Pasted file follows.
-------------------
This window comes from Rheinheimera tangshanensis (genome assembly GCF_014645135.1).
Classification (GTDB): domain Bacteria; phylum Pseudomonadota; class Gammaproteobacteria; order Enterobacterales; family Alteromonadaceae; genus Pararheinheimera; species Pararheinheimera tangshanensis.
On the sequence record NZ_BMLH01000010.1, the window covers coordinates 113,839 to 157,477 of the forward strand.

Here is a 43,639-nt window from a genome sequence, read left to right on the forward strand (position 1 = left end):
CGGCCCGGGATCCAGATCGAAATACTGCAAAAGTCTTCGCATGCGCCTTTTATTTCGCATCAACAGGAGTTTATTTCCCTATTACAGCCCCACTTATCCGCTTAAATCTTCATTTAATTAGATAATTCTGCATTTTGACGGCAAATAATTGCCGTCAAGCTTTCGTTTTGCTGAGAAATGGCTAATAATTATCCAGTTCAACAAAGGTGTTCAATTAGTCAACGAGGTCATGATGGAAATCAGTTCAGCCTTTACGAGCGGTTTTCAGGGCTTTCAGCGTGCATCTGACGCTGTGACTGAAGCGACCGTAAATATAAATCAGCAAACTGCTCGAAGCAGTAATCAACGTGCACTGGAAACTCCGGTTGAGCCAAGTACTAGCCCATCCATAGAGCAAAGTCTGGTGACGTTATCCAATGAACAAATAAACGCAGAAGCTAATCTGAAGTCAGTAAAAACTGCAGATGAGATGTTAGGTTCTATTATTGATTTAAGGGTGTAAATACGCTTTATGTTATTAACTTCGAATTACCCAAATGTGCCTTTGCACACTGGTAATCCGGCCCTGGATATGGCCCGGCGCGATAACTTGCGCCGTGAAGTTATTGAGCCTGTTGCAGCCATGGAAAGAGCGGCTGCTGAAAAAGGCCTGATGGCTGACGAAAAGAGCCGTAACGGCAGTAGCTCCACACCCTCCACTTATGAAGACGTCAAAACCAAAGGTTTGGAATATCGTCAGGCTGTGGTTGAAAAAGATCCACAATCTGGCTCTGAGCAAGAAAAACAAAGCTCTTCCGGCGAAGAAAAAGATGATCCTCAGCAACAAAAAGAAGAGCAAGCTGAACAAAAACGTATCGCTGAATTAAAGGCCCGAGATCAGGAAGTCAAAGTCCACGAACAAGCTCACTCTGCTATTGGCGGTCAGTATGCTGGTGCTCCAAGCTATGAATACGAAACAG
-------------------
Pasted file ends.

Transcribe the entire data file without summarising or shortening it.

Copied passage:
This window comes from Rheinheimera tangshanensis (genome assembly GCF_014645135.1).
Classification (GTDB): domain Bacteria; phylum Pseudomonadota; class Gammaproteobacteria; order Enterobacterales; family Alteromonadaceae; genus Pararheinheimera; species Pararheinheimera tangshanensis.
On the sequence record NZ_BMLH01000010.1, the window covers coordinates 113,839 to 157,477 of the forward strand.

Here is a 43,639-nt window from a genome sequence, read left to right on the forward strand (position 1 = left end):
CGGCCCGGGATCCAGATCGAAATACTGCAAAAGTCTTCGCATGCGCCTTTTATTTCGCATCAACAGGAGTTTATTTCCCTATTACAGCCCCACTTATCCGCTTAAATCTTCATTTAATTAGATAATTCTGCATTTTGACGGCAAATAATTGCCGTCAAGCTTTCGTTTTGCTGAGAAATGGCTAATAATTATCCAGTTCAACAAAGGTGTTCAATTAGTCAACGAGGTCATGATGGAAATCAGTTCAGCCTTTACGAGCGGTTTTCAGGGCTTTCAGCGTGCATCTGACGCTGTGACTGAAGCGACCGTAAATATAAATCAGCAAACTGCTCGAAGCAGTAATCAACGTGCACTGGAAACTCCGGTTGAGCCAAGTACTAGCCCATCCATAGAGCAAAGTCTGGTGACGTTATCCAATGAACAAATAAACGCAGAAGCTAATCTGAAGTCAGTAAAAACTGCAGATGAGATGTTAGGTTCTATTATTGATTTAAGGGTGTAAATACGCTTTATGTTATTAACTTCGAATTACCCAAATGTGCCTTTGCACACTGGTAATCCGGCCCTGGATATGGCCCGGCGCGATAACTTGCGCCGTGAAGTTATTGAGCCTGTTGCAGCCATGGAAAGAGCGGCTGCTGAAAAAGGCCTGATGGCTGACGAAAAGAGCCGTAACGGCAGTAGCTCCACACCCTCCACTTATGAAGACGTCAAAACCAAAGGTTTGGAATATCGTCAGGCTGTGGTTGAAAAAGATCCACAATCTGGCTCTGAGCAAGAAAAACAAAGCTCTTCCGGCGAAGAAAAAGATGATCCTCAGCAACAAAAAGAAGAGCAAGCTGAACAAAAACGTATCGCTGAATTAAAGGCCCGAGATCAGGAAGTCAAAGTCCACGAACAAGCTCACTCTGCTATTGGCGGTCAGTATGCTGGTGCTCCAAGCTATGAATACGAAACAG